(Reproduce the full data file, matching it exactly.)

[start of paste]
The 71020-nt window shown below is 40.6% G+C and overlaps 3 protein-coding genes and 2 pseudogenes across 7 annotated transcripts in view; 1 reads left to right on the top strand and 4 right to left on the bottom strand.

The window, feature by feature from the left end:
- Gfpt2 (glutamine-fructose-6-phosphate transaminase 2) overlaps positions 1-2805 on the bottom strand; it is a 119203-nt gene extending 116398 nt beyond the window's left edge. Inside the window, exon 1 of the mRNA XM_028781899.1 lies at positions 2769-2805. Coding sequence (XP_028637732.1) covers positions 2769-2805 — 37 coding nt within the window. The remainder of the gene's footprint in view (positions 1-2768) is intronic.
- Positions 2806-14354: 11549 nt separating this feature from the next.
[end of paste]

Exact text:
The 71020-nt window shown below is 40.6% G+C and overlaps 3 protein-coding genes and 2 pseudogenes across 7 annotated transcripts in view; 1 reads left to right on the top strand and 4 right to left on the bottom strand.

The window, feature by feature from the left end:
- Gfpt2 (glutamine-fructose-6-phosphate transaminase 2) overlaps positions 1-2805 on the bottom strand; it is a 119203-nt gene extending 116398 nt beyond the window's left edge. Inside the window, exon 1 of the mRNA XM_028781899.1 lies at positions 2769-2805. Coding sequence (XP_028637732.1) covers positions 2769-2805 — 37 coding nt within the window. The remainder of the gene's footprint in view (positions 1-2768) is intronic.
- Positions 2806-14354: 11549 nt separating this feature from the next.